Gene expression profiling has revealed that diffuse large B cell lymphoma (DLBCL) consists of at least two distinct diseases. Patients with one DLBCL subtype, termed activated B cell–like (ABC) DLBCL, have a distinctly inferior prognosis. An untapped potential of gene expression profiling is its ability to identify pathogenic signaling pathways in cancer that are amenable to therapeutic attack. The gene expression profiles of ABC DLBCLs were notable for the high expression of target genes of the nuclear factor (NF)-κB transcription factors, raising the possibility that constitutive activity of the NF-κB pathway may contribute to the poor prognosis of these patients. Two cell line models of ABC DLBCL had high nuclear NF-κB DNA binding activity, constitutive IκB kinase (IKK) activity, and rapid IκBα degradation that was not seen in cell lines representing the other DLBCL subtype, germinal center B-like (GCB) DLBCL. Retroviral transduction of a super-repressor form of IκBα or dominant negative forms of IKKβ was toxic to ABC DLBCL cells but not GCB DLBCL cells. DNA content analysis showed that NF-κB inhibition caused both cell death and G1-phase growth arrest. These findings establish the NF-κB pathway as a new molecular target for drug development in the most clinically intractable subtype of DLBCL and demonstrate that the two DLBCL subtypes defined by gene expression profiling utilize distinct pathogenetic mechanisms.
The Rel/nuclear factor (NF)*
Abbreviations used in this paper: ABC, activated B cell–like; BCR, B cell receptor; CHX, cycloheximide; DLBCL, diffuse large B cell lymphoma; EGFP, enhanced green fluorescent protein; EMSA, electrophoretic mobility shift assay; GCB, germinal center B-like; HA, hemagglutinin; IKK, IκB kinase; NF, nuclear factor; PI, PMA and ionomycin.
NF-κB activity is critical for normal B cell development and survival, and distinct NF-κB heterodimers participate in different stages of B cell differentiation and activation (for a review, see reference 5). NF-κB transcriptional activity in B cells primarily involves heterodimers between one of the transactivating subunits (c-Rel or RelA) and one of the nontransactivating subunits (p50, the processed form of NF-κB1 or p52, the processed form of NF-κB2). Mature murine B cell lines show constitutive low-level NF-κB activity, chiefly due to heterodimers of p50 and c-Rel (6). Targeted deletion of c-rel does not affect the number of mature B cells in mice, but such studies are complicated by functional redundancy of NF-κB family members. In mice lacking both c-rel and rela, mature B cells fail to develop due to accelerated apoptosis upon emergence of immature B cells from the bone marrow into the periphery (7). Immature B cells in such mice fail to undergo normal increases in the antiapoptotic protein, BCL-2, and its family member, A1/Bfl-1. Furthermore, transgenic overexpression of BCL-2 in c-rel and rela double mutant mice allows for partial maturation of B cells in the periphery (7). Similarly, resting B cells from mice lacking NF-κB1 show an increased rate of apoptosis, which can be prevented by enforced expression of BCL-2 (10). It is possible that the prosurvival function of basal NF-κB activity in mature B cells is the result of constitutive signaling through the B cell receptor (BCR), given that NF-κB is activated by BCR engagement and acute deletion of the BCR leads to rapid disappearance of mature B cells in mice (8).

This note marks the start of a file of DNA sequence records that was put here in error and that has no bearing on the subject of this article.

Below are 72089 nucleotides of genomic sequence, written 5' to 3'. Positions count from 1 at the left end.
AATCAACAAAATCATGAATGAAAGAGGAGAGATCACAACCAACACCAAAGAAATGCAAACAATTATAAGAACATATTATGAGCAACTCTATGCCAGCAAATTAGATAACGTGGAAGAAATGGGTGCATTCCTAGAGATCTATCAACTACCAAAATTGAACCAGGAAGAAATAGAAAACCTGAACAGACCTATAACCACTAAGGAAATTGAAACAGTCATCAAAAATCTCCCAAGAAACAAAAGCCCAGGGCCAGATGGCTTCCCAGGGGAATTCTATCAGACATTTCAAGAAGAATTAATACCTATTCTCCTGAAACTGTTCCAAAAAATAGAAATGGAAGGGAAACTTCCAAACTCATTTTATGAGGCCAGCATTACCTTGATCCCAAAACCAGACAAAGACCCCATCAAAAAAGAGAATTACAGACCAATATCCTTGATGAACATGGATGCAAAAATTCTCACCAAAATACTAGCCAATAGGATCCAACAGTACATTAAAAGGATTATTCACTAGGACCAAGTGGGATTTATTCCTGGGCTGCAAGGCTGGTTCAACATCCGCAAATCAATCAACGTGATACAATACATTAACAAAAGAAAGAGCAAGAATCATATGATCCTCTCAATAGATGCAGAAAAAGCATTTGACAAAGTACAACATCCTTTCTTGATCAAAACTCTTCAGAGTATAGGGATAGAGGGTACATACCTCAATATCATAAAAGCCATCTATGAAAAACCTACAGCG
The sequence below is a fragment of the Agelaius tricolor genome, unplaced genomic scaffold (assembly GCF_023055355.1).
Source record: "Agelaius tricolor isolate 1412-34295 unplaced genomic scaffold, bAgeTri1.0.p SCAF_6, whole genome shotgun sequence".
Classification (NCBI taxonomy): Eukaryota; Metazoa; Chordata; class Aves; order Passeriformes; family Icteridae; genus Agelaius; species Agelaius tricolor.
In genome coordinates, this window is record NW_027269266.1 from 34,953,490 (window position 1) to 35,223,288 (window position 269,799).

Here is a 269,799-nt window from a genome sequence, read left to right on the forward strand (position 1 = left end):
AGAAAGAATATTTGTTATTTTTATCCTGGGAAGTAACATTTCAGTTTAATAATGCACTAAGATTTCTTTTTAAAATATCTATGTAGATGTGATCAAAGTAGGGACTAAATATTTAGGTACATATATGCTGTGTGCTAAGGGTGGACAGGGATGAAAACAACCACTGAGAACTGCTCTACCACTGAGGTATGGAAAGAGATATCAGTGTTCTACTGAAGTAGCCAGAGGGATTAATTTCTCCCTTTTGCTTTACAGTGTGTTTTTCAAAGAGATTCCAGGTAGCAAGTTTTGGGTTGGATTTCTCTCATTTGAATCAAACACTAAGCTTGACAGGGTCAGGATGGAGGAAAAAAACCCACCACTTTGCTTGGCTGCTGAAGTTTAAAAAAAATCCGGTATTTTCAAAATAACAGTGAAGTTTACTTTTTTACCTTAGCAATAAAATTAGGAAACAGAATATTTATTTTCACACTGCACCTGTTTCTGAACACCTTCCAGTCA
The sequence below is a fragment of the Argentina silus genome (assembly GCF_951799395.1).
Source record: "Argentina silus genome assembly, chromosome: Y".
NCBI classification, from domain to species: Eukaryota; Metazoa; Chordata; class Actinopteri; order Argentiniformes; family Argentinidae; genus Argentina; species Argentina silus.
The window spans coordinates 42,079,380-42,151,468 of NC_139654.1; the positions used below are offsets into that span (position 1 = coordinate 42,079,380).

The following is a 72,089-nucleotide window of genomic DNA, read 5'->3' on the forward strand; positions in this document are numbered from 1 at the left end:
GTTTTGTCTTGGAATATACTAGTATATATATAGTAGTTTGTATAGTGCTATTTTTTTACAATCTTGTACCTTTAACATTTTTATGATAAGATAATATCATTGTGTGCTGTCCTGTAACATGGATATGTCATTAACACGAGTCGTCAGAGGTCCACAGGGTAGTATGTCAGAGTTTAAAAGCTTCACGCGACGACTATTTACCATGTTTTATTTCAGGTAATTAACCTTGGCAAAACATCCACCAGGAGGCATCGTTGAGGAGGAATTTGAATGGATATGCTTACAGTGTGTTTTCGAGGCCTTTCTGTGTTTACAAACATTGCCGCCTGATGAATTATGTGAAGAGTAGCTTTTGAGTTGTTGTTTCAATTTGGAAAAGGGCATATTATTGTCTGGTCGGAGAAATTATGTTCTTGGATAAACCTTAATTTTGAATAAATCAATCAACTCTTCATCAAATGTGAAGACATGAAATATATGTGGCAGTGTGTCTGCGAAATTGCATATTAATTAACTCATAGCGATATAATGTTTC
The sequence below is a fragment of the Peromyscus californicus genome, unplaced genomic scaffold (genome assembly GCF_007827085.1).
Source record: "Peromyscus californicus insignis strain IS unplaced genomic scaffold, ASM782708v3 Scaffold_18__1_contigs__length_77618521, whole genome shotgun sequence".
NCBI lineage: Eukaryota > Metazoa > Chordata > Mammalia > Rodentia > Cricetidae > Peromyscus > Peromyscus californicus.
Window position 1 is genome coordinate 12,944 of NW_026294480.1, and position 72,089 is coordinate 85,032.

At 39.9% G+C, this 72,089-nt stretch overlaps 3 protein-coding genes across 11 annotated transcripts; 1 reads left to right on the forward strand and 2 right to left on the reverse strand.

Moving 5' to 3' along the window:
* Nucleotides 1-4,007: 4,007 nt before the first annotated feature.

Mature B cells also require acute increases in NF-κB activity in order to proliferate and survive in response to mitogens. Mice with inactivating mutations in c-rel and rela have normal numbers of mature B cells, but these cells are defective in their proliferative responses to BCR signaling and to lipopolysaccharide (9–11). The proliferative defect in c-Rel–deficient B cells is reflected in a block at the G1 stage of the cell cycle (10, 11). A possible mediator of NF-κB proliferative responses is IRF-4, a transcription factor that is required for proliferation of B and T lymphocytes (12) and that is induced by binding of c-Rel to NF-κB motifs in its promoter (13). However, optimal increases in cell numbers after BCR stimulation also involve inhibition of apoptosis, and NF-κB activity has again been implicated. c-Rel–deficient B cells die by apoptosis in response to BCR ligation (10, 14). The BCL-2 family member A1 is a target of NF-κB, and is induced after BCR stimulation (14). Ectopic expression of A1 in c-Rel–deficient B cells rescues the cells from apoptosis (14); BCL-2 provides similar protection from apoptosis (10, 14), but does not prevent the G1-phase block to proliferation (10). Thus, NF-κB controls both proliferation and apoptosis in B cells to maximize the response to mitogens.